South Africans are not xenophobic

1 month - 17 September 2019 | Africa

South African president Cyril Ramaphosa has apologised for the violent attacks by South Africans against nationals of other African countries, saying South Africans are not...

Mugabe: Hero or zero?

1 month - 16 September 2019 | Africa

Some believe the late Robert Mugabe was thrown into the dustbin of history when he was deposed as president of Zimbabwe in 2017, yet many...

Mugabe: Liberation hero turned despot

1 month - 06 September 2019 | Africa

Robert Mugabe, who has died aged 95, used repression and fear to hold on to power in Zimbabwe for 37 years until he was finally...

Namibia urges vigilance after SA attacks

1 month - 03 September 2019 | Africa

The Namibian High Commission in South Africa has issued an advisory, urging countrymen and women in and around the Gauteng Province to be vigilant following...

Strengthening news from the sub-region

2 months ago - 20 August 2019 | Africa

The Southern African Broadcasting Association (Saba), in partnership with the national broadcasters of countries in the region, officially commissioned the Eye on SADC news programme...

Bureau Veritas inspires

2 months ago - 16 August 2019 | Africa

Bureau Veritas Southern Africa, the global leader in testing, inspection and certification, continues to spark interest in the southern African professional working environment. The company...

SADC condoles with Tanzania after fuel tanker...

2 months ago - 11 August 2019 | Africa

Outgoing SADC chair President Hage Geingob has extended condolences to the government and people of Tanzania over the victims of a fuel tanker explosion, which...

Five doctors killed in Libya air raid

2 months ago - 29 July 2019 | Africa

Five doctors were killed in an air strike by forces of Libyan strongman Khalifa Haftar on a field hospital near the capital, the health ministry...

Latest News

Energy-efficiency key to fight climate...

2 days ago - 18 October 2019 | People

Ruan BestbierThe Bank of Namibia report on Namibia’s second quarter performance found that fuel imports significantly contributed to the decline in the country’s current account....

Nursing students left high and...

2 days ago - 18 October 2019 | Education

Disgruntled nursing students, some of whom have already completed their diploma course at the Rundu national health training centre, have laid into the health ministry...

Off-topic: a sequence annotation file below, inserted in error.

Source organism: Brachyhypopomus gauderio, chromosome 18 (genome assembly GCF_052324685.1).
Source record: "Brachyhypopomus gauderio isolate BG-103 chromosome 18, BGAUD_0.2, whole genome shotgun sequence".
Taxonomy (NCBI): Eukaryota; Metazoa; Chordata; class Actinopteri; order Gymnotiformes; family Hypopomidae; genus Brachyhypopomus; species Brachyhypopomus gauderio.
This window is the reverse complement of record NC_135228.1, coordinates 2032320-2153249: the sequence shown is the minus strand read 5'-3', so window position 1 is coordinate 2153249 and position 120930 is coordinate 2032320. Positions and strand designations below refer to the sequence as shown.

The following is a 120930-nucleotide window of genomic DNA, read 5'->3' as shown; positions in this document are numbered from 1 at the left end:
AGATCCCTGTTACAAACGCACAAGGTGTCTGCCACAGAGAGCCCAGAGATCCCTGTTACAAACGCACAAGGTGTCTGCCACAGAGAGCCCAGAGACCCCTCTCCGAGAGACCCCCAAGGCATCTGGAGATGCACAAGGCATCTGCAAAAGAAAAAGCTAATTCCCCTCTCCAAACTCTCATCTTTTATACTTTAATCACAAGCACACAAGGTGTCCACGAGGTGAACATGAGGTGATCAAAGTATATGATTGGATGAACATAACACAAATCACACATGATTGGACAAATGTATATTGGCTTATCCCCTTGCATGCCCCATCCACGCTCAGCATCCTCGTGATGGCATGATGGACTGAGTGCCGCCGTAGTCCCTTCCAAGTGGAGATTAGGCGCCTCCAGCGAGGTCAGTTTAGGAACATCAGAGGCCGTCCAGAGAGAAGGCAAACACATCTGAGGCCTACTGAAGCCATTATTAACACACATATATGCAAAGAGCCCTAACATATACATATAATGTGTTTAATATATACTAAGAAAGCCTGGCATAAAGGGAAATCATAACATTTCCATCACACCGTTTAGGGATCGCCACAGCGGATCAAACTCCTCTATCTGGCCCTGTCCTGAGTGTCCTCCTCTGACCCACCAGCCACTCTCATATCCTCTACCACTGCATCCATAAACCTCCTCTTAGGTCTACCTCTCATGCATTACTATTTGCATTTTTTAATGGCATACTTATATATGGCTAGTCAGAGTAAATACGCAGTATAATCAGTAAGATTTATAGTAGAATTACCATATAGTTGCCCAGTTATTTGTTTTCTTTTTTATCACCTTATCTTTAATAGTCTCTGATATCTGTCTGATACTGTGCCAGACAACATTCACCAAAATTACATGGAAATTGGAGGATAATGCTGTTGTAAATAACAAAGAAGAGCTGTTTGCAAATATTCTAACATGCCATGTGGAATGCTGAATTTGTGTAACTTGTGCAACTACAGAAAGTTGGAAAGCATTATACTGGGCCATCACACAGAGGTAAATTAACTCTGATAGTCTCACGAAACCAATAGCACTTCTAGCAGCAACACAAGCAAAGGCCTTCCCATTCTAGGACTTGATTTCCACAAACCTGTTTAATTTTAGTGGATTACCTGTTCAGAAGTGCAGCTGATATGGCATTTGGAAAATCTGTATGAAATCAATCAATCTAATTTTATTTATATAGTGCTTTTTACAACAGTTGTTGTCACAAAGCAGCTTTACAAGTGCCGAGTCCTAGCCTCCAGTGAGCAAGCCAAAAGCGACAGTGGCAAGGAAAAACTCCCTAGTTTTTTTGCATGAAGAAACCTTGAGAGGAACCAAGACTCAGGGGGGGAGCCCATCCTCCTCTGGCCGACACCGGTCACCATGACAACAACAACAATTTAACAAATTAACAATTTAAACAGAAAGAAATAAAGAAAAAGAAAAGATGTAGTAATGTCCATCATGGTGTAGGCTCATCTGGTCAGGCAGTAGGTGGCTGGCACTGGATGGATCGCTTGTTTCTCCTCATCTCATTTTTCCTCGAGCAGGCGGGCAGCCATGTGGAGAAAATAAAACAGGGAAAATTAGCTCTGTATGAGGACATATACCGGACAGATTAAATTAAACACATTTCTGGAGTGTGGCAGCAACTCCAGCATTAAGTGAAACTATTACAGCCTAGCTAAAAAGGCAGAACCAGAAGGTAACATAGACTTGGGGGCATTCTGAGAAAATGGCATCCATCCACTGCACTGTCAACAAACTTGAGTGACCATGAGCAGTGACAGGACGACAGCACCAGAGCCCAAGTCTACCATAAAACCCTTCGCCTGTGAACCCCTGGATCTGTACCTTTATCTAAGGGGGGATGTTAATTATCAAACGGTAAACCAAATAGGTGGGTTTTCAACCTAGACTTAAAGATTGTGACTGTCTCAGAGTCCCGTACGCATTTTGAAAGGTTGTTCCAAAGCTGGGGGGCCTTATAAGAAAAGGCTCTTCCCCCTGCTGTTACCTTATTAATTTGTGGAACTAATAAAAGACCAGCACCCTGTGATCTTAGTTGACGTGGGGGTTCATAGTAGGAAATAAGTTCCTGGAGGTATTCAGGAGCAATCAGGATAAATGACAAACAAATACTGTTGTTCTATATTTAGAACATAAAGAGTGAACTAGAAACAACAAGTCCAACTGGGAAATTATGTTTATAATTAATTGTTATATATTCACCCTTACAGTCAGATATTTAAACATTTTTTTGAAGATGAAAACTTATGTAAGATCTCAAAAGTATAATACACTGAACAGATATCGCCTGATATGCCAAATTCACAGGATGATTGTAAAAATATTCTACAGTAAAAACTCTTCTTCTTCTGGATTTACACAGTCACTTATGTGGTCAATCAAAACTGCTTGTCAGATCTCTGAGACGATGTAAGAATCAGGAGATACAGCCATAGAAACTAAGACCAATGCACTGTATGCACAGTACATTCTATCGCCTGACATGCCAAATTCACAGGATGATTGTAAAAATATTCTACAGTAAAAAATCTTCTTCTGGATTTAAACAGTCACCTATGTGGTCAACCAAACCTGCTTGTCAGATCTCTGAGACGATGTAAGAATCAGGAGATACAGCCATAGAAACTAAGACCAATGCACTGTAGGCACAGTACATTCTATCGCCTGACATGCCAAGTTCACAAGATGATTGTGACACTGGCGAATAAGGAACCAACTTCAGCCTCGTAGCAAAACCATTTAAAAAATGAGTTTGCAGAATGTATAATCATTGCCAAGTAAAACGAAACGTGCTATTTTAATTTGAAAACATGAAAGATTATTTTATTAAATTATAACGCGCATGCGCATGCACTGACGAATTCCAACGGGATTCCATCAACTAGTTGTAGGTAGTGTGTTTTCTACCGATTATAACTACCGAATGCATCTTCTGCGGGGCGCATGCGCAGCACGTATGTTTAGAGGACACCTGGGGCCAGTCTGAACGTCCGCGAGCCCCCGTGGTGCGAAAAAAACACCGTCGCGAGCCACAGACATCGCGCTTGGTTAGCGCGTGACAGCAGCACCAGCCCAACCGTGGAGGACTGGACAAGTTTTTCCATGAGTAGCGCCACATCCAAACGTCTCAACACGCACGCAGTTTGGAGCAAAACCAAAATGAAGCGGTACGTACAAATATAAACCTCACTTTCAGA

Cops dish out schoolboy haircuts

2 days ago - 18 October 2019 | Education

A group of Mariental High School boys had a rude awakening this week when they were forcibly shorn of their hip-hop hairstyles.According to school principal...

Smooth operator

2 days ago - 18 October 2019 | People

Michelline Nawatises Zaskia Joubert has been part of the Sanlam family for more than five years. She joined the company immediately after the successful completion...

Let’s get fiscal

2 days ago - 18 October 2019 | People

Michelline NawatisesAstrid Jacobi is a born and bred Namibian. She went to school in Windhoek and completed her bachelor’s and honours degrees in accounting at...

Going for it

2 days ago - 18 October 2019 | People

Wisdom is a girl’s best friendEvany van Wyk In her current role as Bank Windhoek’s communication practitioner for electronic and new media, Veno Mbuende has...

Our hunger games

2 days ago - 18 October 2019 | Columns

A global report that tracks the state of hunger worldwide has found that Namibia’s ‘score’ is worse than war-torn countries such as Iraq and Iran.We...

Passion is energy

2 days ago - 18 October 2019 | People

Mariselle StofbergGrowing up, Uvatera Kamberipa always dreamt of becoming a soccer star and would always be running in the dusty streets of Ovitoto, just for...

Adding value

2 days ago - 18 October 2019 | People

Michelline NawatisesErika Kahelende Kaukungwa-Thomas was born in the harbour town of Walvis Bay.She matriculated at Augustineum Senior Secondary School and after matric she taught at...

Load More